[erlang-questions] question re. message delivery
Mon Sep 25 08:53:09 CEST 2017
On Sun, Sep 24, 2017 at 11:24:31PM -0700, Miles Fidelman wrote:
> See below....
> On 9/24/17 6:10 PM, zxq9 wrote:
> > On 2017年09月24日 日曜日 16:50:45 Miles Fidelman wrote:
> >> Folks,
> >> I've just been re-reading Joe Armstrong's thesis, and I'm reminded of a
> >> question that's been nagging me.
> >> As I understand it, message delivery is not guaranteed, but message
> >> order IS. So how, exactly does that work? What's the underlying
> >> mechanism that imposes sequencing, but allows messages to get lost?
> >> (Particularly across a network.) What are the various scenarios at play?
> > This is sort of backwards.
> > Message delivery is guaranteed, assuming the process you are sending a
> > message to exists and is available, BUT from the perspective of the
> > sender there is no way to tell whether the receiver actually got it,
> > has crashed, disappeared, fell into a network blackhole, or whatever.
> > Monitoring can tell you whether the process you are trying to reach
> > is available right at that moment, but that's it.
> > The point is, though, that whether the receiver is unreachable, has
> > crashed, got the message and did its work but was unable to report
> > back about it, or whatever -- its all the same reality from the
> > perspective of the sender. "Unavailable" means "unavailable", not matter
> > what the cause -- because the cause cannot be determined from the
> > perspective of the sender. You can only know this with an out of
> > context check of some sort, and that is basically the role the runtime
> > plays for you with regard to monitors and links.
> > The OTP synchronous "call" mechanism is actually a complex procedure
> > built from asynchronous messages, unique reference tags, and monitors.
> Note that I didn't ask about the synchronous calls, I asked about raw
> interprocess messages.
> > What IS guaranteed is the ordering of messages *relative to two processes*
> > If A sends B the messages 1, 2 and 3 in that order, they will certainly
> > arrive in that order (assuming they arrive at all -- meaning that B is
> > available from the perspective of A).
> But that's the question. Particularly when sent via network, 1, 2, 3
> may be sent in that order, but, at the protocol level, they may not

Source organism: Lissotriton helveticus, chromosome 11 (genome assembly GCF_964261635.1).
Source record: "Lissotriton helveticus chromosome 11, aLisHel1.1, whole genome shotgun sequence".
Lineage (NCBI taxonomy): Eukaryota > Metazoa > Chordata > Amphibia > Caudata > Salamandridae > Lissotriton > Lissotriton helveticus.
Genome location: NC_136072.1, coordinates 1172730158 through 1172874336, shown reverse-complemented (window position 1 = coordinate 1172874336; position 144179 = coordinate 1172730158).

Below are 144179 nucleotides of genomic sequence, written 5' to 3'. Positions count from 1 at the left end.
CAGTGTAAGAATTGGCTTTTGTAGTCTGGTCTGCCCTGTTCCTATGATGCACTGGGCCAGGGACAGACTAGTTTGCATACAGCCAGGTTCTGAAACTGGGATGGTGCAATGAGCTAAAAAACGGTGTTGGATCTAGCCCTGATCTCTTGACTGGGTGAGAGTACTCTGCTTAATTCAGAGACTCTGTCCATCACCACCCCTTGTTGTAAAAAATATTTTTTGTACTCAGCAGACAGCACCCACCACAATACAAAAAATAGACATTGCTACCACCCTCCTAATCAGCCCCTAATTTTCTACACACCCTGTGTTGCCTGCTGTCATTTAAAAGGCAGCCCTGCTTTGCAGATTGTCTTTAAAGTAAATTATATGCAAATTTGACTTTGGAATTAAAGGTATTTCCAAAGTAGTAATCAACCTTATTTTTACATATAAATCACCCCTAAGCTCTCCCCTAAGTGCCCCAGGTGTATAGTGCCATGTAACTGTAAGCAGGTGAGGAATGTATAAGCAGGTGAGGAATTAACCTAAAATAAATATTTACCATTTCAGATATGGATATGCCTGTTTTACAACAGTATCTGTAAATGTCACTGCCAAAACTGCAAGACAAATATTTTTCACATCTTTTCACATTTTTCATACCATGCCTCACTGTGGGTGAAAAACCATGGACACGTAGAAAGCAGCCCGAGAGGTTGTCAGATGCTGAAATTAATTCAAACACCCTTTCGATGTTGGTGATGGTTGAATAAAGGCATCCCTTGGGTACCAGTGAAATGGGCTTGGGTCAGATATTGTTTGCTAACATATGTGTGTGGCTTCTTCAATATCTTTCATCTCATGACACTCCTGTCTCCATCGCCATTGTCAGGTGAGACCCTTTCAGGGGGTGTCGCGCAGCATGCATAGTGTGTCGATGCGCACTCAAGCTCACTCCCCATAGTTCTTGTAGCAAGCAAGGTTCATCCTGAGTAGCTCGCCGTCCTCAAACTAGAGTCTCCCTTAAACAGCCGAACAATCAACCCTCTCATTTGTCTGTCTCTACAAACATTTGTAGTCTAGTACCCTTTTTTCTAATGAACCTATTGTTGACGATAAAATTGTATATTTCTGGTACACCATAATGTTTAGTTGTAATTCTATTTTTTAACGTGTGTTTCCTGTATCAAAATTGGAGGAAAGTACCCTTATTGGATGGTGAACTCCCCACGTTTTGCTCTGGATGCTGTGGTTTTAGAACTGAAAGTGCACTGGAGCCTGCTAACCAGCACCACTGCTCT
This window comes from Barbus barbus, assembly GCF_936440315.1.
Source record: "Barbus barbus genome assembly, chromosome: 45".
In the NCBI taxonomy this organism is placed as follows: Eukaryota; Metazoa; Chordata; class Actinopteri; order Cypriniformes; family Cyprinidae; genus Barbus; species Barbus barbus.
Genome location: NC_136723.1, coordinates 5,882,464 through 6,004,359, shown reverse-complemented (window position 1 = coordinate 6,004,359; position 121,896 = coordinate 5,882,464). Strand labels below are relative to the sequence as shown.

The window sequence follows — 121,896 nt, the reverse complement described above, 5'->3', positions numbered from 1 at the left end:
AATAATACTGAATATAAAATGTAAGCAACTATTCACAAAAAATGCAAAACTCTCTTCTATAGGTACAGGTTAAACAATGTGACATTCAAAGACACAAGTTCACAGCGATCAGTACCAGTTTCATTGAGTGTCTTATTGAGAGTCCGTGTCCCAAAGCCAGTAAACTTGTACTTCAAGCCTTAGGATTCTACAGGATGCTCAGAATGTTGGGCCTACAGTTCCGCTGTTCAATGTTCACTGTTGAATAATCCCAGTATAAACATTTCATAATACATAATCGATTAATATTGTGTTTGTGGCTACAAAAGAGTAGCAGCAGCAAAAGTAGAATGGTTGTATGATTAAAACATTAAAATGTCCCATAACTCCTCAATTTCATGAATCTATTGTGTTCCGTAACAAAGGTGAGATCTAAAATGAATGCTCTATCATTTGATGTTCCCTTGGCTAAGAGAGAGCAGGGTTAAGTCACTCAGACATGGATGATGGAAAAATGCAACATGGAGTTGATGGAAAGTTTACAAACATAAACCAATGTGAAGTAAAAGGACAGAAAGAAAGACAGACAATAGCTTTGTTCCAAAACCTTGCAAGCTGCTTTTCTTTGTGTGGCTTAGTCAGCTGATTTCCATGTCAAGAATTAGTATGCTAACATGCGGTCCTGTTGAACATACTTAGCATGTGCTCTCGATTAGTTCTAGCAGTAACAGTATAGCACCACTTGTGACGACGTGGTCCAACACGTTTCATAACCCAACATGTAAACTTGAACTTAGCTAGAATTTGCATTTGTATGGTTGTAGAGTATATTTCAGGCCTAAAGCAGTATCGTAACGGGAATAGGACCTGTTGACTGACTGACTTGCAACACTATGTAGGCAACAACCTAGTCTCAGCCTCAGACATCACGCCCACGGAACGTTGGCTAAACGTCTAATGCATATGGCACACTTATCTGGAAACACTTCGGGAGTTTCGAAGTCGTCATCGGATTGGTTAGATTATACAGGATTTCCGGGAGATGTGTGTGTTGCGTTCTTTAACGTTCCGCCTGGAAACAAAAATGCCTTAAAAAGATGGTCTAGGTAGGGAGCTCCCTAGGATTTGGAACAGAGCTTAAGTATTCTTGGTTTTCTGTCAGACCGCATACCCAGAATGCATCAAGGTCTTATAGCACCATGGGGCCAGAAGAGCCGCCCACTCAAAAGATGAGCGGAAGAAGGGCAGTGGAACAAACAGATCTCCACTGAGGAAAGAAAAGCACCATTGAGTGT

> arrive in that order.
What protocol level?
Erlang distribution has to use or implement a reliable protocol. Today
TCP, but anything is possible. Note that this protocol is between two
nodes, both containing many processes. But the emulator relies on the
transport protocol being reliable.
> With a reliable transport protocol - say TCP - if the message-containing
> packets arrived as 1, 3, 2, the protocol engine would wait for 2 to
> arrive and deliver 1,2,3 in that order. If It received 1 & 3, but 2 got
> lost, it would request a re-transmit, wait for it to arrive, and again,
> deliver in that order.
> But the implication of Erlang's stated rules is that an unreliable
> transport protocol is being used, if you send 1, 2, 3, and what arrives
What? What is stated?
> is 1, 3, 2 - then what would be delivered to the receiving PiD is 1 & 3
> and 2 would be discarded. Is that a correct assumption about the
> underlying transport mechanism? Is that guaranteed behavior?
Aah. That would not be possible, 1 might be delivered to a Pid1,
and 3 to Pid2, if you send to a registered name. But if you send to a Pid;
1 might be delivered and 2 & 3 discarded, 1 & 2 delivered and 3 discarded,
or 1 & 2 & 3 delivered.
The order is guaranteed while the destination is available, and if it is
not, the messages are discarded.
But if you send to a registered name the Pid behind that name may change
any time. Still order is guaranteed - up to a point all messages are
delivered in order, then some may be discarded, then when the new pid is up
and registered all messages are delivered in order again.
> Miles Fidelman
> In theory, there is no difference between theory and practice.
> In practice, there is. .... Yogi Berra
/ Raimo Niskanen, Erlang/OTP, Ericsson AB
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